Rather overlooked in Trevor Kavanagh’s anguished protest over the way the Metropolitan Police treated Sun journalists like members of “an organised crime gang” was his frank, but perhaps inadvertent, admission that paying cash for stories had become a way of life for the editorial executives of the Murdoch press.
Kavanagh asserted – without a shred of evidence – that it was “a standard procedure as long as newspapers have existed, here and abroad” – that sometimes “money changes hands” when journalists acquire information.
As a family member of what are now four generations of journalists I would like to rebut the claims of Kavanagh and the rest of the “greatest legends in Fleet Street” on whose behalf he purports to speak: there are thousands of British journalists who have never ever paid for stories in the way Sun’s former political commentator suggests.
Obviously Kavanagh & Co just do not understand that the way Rupert Murdoch’s newspapers monetised the gathering of stories and information has demeaned the great traditions of British journalism. And, it may come as a surprise to the “greatest legends of Fleet Street” that likewise newspapers in many other democratic countries do not engage in the trade of buying up stories for cash.
Perhaps the clearest illustration of the sleazy trade which the News of the World encouraged under its former editor Andy Coulson were the advertisements which appeared every Sunday urging readers to earn “a wedge of wonga” by selling camera phone photos of celebrities misbehaving.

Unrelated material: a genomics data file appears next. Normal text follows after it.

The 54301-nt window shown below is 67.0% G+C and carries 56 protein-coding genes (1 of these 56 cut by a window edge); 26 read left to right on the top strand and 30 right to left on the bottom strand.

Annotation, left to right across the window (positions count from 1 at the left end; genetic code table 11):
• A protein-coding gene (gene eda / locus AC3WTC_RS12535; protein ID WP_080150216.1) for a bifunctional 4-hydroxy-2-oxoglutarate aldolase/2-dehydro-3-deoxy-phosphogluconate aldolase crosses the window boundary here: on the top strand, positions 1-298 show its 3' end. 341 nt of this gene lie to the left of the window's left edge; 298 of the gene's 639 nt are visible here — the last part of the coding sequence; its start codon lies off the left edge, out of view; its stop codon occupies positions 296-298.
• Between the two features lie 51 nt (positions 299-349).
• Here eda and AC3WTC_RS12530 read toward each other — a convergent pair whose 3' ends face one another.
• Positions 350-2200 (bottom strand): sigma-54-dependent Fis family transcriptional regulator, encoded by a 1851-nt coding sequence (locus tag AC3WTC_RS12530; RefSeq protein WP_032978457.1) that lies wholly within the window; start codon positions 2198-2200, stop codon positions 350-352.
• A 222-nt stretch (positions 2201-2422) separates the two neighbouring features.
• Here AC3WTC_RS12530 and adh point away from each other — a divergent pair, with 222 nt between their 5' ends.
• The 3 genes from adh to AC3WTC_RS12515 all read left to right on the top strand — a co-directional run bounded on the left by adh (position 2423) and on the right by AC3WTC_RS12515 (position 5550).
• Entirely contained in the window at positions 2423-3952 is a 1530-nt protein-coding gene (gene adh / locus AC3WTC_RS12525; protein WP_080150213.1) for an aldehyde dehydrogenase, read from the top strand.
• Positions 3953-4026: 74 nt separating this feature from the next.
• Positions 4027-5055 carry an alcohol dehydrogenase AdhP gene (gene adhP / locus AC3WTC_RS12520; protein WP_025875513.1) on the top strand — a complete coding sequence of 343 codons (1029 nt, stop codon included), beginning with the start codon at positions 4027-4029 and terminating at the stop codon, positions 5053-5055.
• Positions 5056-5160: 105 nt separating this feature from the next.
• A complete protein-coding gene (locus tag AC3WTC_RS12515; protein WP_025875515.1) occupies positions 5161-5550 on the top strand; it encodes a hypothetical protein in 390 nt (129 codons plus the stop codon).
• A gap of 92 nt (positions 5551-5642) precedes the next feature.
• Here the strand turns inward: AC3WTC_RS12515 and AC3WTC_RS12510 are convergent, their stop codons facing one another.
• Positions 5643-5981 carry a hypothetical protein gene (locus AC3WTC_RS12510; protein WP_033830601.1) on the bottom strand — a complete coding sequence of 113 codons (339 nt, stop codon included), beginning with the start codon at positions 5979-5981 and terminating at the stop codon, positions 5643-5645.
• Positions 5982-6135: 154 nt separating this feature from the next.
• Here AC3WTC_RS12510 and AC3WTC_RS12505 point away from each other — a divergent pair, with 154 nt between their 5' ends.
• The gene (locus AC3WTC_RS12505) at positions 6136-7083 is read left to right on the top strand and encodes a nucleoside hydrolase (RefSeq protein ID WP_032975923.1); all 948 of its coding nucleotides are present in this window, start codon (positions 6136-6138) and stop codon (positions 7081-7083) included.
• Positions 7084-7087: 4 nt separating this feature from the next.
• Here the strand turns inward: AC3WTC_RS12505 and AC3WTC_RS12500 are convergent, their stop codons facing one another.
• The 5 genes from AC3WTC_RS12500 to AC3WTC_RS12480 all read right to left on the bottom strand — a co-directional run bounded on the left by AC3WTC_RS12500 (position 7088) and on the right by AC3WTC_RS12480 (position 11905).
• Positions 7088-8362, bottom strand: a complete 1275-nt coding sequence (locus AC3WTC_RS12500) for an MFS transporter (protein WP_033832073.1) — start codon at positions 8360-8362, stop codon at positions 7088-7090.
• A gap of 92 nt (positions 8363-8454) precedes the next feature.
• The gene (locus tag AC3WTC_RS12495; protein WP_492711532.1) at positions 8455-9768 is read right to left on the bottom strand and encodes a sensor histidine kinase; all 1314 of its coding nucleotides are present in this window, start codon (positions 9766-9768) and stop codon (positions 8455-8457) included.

Perhaps Kavanagh and his Fleet Street “legends” would like to compare and contrast the News of the World’s 2004 guidance on what to snap with the codes of conduct of the National Union of Journalists and the Press Complaints Commission.
Kavanagh’s attack on the Metropolitan Police and his defence of the Sun’s journalists (Sun, 13 February, 2012) reveals the same blind spot which afflicted his boss Rebekah Brooks when she appeared before the House of Commons Culture, Media and Sport Select Committee in 2003 and blurted out: “Yes, we have paid police for information in the past” – an admission which Andy Coulson tried desperately to defuse.